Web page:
First, Castro began the revolution declaring that he was defending
Second, he discloses that in recent months he “hovered between life and death.”
Third, he reaffirms his views on economics in some brief statements that are peripheral to his main argument, but telling nonetheless.
“The access to convertible currency,” he writes, “greatly harmed our social consciousness, to a greater or a lesser degree, due to the inequalities and ideological weaknesses it created.”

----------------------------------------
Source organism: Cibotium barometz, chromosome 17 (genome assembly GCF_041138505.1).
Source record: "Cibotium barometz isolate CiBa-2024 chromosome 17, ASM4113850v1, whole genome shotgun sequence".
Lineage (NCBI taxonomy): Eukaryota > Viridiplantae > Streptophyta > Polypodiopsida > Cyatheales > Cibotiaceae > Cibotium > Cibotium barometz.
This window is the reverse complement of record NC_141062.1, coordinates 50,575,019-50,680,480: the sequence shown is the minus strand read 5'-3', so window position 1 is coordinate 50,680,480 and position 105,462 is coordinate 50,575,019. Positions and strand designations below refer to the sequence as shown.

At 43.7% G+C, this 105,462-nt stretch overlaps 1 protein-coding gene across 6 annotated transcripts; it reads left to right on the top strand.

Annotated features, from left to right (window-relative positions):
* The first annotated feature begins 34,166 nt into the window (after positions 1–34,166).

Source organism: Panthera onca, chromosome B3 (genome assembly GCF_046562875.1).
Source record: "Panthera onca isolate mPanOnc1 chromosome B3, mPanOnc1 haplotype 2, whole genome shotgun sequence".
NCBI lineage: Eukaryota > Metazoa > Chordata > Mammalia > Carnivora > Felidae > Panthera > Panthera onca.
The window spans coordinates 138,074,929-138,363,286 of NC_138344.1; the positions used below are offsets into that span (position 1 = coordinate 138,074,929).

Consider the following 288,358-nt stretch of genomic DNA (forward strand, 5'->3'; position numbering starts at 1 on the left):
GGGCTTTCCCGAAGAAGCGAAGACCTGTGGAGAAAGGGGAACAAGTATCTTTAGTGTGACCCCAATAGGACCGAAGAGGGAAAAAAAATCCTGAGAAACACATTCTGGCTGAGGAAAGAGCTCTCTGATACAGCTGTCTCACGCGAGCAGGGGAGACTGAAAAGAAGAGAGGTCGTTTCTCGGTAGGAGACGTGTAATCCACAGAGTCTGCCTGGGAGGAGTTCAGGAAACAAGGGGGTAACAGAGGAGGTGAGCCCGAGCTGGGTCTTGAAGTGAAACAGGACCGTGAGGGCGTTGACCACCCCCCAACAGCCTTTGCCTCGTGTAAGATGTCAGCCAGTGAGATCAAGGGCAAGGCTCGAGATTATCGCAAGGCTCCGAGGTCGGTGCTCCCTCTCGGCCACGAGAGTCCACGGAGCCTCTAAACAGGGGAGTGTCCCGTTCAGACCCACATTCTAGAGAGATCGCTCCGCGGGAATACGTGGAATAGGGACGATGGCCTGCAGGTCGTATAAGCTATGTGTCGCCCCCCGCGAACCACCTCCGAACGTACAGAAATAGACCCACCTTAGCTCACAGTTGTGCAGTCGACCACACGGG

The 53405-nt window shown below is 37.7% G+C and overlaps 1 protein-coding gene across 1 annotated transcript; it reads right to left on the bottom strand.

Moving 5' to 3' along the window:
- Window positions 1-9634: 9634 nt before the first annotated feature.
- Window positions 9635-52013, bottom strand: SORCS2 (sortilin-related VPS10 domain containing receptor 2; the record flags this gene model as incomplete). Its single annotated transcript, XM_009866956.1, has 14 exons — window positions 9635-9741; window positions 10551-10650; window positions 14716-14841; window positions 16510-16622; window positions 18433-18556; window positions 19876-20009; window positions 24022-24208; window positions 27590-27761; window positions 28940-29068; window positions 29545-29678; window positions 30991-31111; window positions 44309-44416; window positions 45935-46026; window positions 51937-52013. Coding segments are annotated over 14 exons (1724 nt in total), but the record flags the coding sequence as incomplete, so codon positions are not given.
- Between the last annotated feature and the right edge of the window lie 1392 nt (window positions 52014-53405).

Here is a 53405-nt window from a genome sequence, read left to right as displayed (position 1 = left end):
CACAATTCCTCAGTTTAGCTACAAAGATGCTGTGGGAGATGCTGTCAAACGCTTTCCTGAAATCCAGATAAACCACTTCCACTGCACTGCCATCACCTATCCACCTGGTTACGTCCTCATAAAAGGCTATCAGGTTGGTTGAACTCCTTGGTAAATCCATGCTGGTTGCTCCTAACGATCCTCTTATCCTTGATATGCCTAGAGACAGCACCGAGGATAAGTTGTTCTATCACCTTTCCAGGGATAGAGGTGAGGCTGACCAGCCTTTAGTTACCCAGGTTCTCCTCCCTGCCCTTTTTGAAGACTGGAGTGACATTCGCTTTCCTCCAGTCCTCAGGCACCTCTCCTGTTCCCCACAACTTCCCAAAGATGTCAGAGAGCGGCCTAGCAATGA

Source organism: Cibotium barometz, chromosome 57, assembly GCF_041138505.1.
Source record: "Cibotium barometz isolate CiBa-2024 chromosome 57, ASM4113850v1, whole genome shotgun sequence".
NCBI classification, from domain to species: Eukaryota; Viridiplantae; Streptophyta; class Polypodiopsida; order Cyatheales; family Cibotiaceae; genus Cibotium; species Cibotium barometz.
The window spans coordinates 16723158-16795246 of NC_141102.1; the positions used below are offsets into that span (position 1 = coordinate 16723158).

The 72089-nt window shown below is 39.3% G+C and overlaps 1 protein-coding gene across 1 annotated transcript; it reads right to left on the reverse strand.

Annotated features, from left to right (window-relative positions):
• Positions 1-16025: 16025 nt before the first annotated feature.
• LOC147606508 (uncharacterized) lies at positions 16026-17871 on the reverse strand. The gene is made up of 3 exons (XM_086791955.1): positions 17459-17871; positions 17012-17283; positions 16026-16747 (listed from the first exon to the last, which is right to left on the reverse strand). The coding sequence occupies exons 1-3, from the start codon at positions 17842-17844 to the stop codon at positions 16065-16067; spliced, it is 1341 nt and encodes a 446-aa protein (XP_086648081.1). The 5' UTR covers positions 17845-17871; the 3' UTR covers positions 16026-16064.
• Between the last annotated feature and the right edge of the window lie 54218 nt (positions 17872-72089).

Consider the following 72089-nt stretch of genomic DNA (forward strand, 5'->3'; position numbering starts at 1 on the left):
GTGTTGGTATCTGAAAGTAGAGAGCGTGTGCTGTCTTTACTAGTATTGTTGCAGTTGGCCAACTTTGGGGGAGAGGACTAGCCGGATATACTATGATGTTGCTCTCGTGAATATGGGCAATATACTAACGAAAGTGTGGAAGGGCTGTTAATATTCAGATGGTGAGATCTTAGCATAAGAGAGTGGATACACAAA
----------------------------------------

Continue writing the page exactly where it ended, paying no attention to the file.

The solution, he goes on, is to raise the standard of living by improving “knowledge, self-esteem and the dignity of people. It will be enough to reduce wastage [despilfarro] and the economy will grow. In spite of everything, we will keep on growing as necessary and as possible.”
Again, these are asides in an essay focused mainly on politics and security. But it’s a narrow and minimal economic vision, a far cry from generating broad-based growth that lifts incomes, enables